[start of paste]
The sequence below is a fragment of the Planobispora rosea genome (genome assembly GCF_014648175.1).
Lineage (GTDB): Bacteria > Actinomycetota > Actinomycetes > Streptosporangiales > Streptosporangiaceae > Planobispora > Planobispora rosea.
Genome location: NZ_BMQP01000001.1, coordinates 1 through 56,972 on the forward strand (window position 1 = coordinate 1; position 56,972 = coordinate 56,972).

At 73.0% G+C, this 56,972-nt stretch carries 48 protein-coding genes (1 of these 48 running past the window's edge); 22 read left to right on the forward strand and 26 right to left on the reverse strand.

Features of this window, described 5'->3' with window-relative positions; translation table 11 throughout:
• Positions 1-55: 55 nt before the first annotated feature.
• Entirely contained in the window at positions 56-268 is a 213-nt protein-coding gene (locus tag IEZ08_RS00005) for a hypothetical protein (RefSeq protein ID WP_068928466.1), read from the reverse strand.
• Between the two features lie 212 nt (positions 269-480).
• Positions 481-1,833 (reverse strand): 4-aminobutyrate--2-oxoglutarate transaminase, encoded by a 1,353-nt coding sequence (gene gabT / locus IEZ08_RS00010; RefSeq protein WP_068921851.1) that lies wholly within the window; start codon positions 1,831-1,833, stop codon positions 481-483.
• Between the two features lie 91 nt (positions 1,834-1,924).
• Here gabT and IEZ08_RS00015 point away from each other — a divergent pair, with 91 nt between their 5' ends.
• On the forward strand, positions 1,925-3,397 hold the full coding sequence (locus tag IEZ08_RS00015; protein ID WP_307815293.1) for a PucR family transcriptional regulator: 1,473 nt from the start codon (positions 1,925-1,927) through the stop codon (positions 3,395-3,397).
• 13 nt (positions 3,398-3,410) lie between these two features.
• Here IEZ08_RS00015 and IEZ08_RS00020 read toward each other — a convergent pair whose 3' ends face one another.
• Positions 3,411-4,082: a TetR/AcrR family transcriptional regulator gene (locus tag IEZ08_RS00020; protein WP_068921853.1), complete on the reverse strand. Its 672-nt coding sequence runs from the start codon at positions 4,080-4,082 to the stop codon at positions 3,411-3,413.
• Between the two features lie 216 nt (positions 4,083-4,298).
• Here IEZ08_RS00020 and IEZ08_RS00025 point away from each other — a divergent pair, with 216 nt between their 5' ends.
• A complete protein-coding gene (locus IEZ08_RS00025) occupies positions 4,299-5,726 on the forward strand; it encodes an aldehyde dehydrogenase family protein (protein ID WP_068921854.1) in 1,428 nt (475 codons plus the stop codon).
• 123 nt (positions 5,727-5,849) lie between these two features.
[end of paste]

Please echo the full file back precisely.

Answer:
The sequence below is a fragment of the Planobispora rosea genome (genome assembly GCF_014648175.1).
Lineage (GTDB): Bacteria > Actinomycetota > Actinomycetes > Streptosporangiales > Streptosporangiaceae > Planobispora > Planobispora rosea.
Genome location: NZ_BMQP01000001.1, coordinates 1 through 56,972 on the forward strand (window position 1 = coordinate 1; position 56,972 = coordinate 56,972).

At 73.0% G+C, this 56,972-nt stretch carries 48 protein-coding genes (1 of these 48 running past the window's edge); 22 read left to right on the forward strand and 26 right to left on the reverse strand.

Features of this window, described 5'->3' with window-relative positions; translation table 11 throughout:
• Positions 1-55: 55 nt before the first annotated feature.
• Entirely contained in the window at positions 56-268 is a 213-nt protein-coding gene (locus tag IEZ08_RS00005) for a hypothetical protein (RefSeq protein ID WP_068928466.1), read from the reverse strand.
• Between the two features lie 212 nt (positions 269-480).
• Positions 481-1,833 (reverse strand): 4-aminobutyrate--2-oxoglutarate transaminase, encoded by a 1,353-nt coding sequence (gene gabT / locus IEZ08_RS00010; RefSeq protein WP_068921851.1) that lies wholly within the window; start codon positions 1,831-1,833, stop codon positions 481-483.
• Between the two features lie 91 nt (positions 1,834-1,924).
• Here gabT and IEZ08_RS00015 point away from each other — a divergent pair, with 91 nt between their 5' ends.
• On the forward strand, positions 1,925-3,397 hold the full coding sequence (locus tag IEZ08_RS00015; protein ID WP_307815293.1) for a PucR family transcriptional regulator: 1,473 nt from the start codon (positions 1,925-1,927) through the stop codon (positions 3,395-3,397).
• 13 nt (positions 3,398-3,410) lie between these two features.
• Here IEZ08_RS00015 and IEZ08_RS00020 read toward each other — a convergent pair whose 3' ends face one another.
• Positions 3,411-4,082: a TetR/AcrR family transcriptional regulator gene (locus tag IEZ08_RS00020; protein WP_068921853.1), complete on the reverse strand. Its 672-nt coding sequence runs from the start codon at positions 4,080-4,082 to the stop codon at positions 3,411-3,413.
• Between the two features lie 216 nt (positions 4,083-4,298).
• Here IEZ08_RS00020 and IEZ08_RS00025 point away from each other — a divergent pair, with 216 nt between their 5' ends.
• A complete protein-coding gene (locus IEZ08_RS00025) occupies positions 4,299-5,726 on the forward strand; it encodes an aldehyde dehydrogenase family protein (protein ID WP_068921854.1) in 1,428 nt (475 codons plus the stop codon).
• 123 nt (positions 5,727-5,849) lie between these two features.